The present study used a decerebrate and arterially perfused in situ mouse preparation and electrophysiological techniques to investigate (1) whether locomotion can be autonomously generated by a certain sympathetic tone resulting from an increase in flow rate, (2) whether the rhythm coupling of locomotion and respiration can be produced during locomotion. Sequential experiments were performed progressively eliminating influencing (confounding) factors, in an attempt to unravel the central neural mechanisms that mediate the coordination of the respiratory and locomotor rhythms. Neuronal discharges in the phrenic and peroneal and/or tibial nerves were measured, which are considered to reflect the outputs that are derived in the brainstem respiratory center (Barman and Gebber, 1976) and in the spinal networks constituting the locomotor pattern generator (LPG) of the lower spinal cord. Heartbeat and systemic pressure were measured, which are considered to reflect the outputs that are derived in the cardiovascular center of the brainstem (Pickering and Paton, 2006).
Materials and Methods
Mice were kept in a temperature-controlled room with ad libitum access to food and water. All procedures followed a protocol approved by the National Institute of Neurological Disorders and Stroke/National Institutes of Health Animal Care and Use Committee.
Decerebrate and Arterially Perfused In Situ Mouse Preparation
Experiments were performed on 60 male Swiss Webster mice (Taconic Laboratory) aged 5–42 days and weighing 4.6–32.1 g. After initial sedation via inhalation of 5.0% halothane, an anesthetic combination of ketamine and xylazine (0.5–1.0 μ L/g; ketamine:xylazine 7:1) was administered intraperitoneally. During surgery, the halothane concentration was maintained at 1.5–2.0%, and the depth of anesthesia was assessed by respiratory rate and responsiveness to tail pinch. Mice were placed supine in a dissection chamber and a median laparotomy performed, from the xiphoid to the lower abdomen, for ligation and removal of the stomach, small and large intestines, spleen, pancreas, and their dominant vessels. Using a median sternotomy to open the thorax with a spreading retractor, thoracotomy was performed to allow direct visualization of the heart and lungs. After administration of heparin (10 U/L, intracardiac injection), both the pleura and the pericardium were removed, and the preparation was immediately submerged in Ringer's solution infused with a 95% O2–5% CO2 gas mixture and maintained at 5–10°C to induce suspended animation. The Ringer's solution (composition in mM: 125 NaCl, 3 KCl, 24 NaHCO3, 1.25 KH2PO4, 1.25 MgSO4, 2.5 CaCl2, and 10 D-glucose) was maintained at pH 7.40–7.45 after carbogenation at room temperature (Chizh et al., 1997). After cardiac arrest, craniotomy was performed, with decerebration performed with suction at the precollicular level. Mice were skinned to avoid body fluids accumulating in the subcutaneous tissues. The lungs were then removed and an incision made through the apex of the left ventricle.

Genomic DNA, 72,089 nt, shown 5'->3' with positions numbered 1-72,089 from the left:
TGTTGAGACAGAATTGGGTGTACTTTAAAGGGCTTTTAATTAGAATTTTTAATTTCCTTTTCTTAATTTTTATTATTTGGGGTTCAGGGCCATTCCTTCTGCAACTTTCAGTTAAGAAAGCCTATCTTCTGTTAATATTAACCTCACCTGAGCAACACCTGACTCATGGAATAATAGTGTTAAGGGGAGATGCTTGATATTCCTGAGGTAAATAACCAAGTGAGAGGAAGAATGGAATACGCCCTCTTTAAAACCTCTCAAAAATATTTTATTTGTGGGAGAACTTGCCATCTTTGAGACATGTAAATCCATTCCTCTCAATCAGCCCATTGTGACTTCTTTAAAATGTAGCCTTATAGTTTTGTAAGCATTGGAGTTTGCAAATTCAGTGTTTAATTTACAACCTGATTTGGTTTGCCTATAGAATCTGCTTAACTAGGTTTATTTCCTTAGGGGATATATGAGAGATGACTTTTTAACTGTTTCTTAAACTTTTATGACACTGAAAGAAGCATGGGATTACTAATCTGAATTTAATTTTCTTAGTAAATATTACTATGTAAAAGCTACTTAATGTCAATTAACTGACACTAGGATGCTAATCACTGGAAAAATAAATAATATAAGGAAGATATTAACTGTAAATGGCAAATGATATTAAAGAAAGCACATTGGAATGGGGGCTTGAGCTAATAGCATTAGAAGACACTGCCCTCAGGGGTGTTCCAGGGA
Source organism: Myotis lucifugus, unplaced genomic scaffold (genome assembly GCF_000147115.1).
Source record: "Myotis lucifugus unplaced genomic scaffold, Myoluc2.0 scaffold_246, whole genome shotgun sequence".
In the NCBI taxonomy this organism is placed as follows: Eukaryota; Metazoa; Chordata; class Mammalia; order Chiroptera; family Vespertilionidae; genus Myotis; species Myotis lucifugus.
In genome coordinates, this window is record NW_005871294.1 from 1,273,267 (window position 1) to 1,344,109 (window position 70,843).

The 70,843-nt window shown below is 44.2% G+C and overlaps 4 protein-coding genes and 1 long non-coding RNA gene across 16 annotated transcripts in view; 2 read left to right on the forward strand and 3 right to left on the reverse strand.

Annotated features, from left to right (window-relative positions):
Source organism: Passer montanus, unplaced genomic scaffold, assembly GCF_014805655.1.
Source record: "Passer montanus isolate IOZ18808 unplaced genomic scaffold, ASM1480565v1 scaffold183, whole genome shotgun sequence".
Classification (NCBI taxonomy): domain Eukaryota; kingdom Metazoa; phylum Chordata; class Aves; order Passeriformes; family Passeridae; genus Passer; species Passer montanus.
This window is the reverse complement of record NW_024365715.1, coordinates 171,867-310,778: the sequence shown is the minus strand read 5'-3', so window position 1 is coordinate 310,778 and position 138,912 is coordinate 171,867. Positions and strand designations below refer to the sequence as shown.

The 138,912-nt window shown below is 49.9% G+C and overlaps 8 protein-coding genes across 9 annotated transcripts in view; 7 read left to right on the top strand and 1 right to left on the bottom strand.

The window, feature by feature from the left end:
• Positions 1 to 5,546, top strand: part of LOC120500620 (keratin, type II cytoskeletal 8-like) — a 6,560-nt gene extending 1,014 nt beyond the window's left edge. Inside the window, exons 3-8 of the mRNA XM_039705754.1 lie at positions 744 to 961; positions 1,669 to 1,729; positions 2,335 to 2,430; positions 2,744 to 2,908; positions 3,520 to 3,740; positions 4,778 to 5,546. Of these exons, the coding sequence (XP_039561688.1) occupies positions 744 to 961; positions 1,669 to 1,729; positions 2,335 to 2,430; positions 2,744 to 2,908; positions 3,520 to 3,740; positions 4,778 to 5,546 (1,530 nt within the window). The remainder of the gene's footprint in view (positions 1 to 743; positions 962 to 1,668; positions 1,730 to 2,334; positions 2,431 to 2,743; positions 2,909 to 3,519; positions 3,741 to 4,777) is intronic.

While the mouse was held supine in the recording chamber, a double-lumen catheter (Φ 1.0 mm, DL-AS-040; Braintree Scientific, MA, USA) was inserted into the heart through the incision in the left ventricle (Figure 1, yellow circle). To ensure that the catheter was securely held in the aortic valve, the outer diameter of the tip was modified to a diameter slightly larger than that of the inner diameter of the value. This modification ensured the perfusate entered the ascending aorta without regurgitation into the left ventricle. Arterial perfusion was immediately initiated with carbogen-gassed, heparinized (10–20 U/L) Ringer's solution containing: Ficoll-70 (1.25–1.28%) an oncotic agent and penicillin-streptomycin-neomycin (50 U/L) to prevent infection, at room temperature. Next, an incision was made in the right atrium to maintain the internal pressure of the heart at atmospheric pressure and the incised part of the left ventricle was then sutured ensuring the catheter remained in the ascending aorta.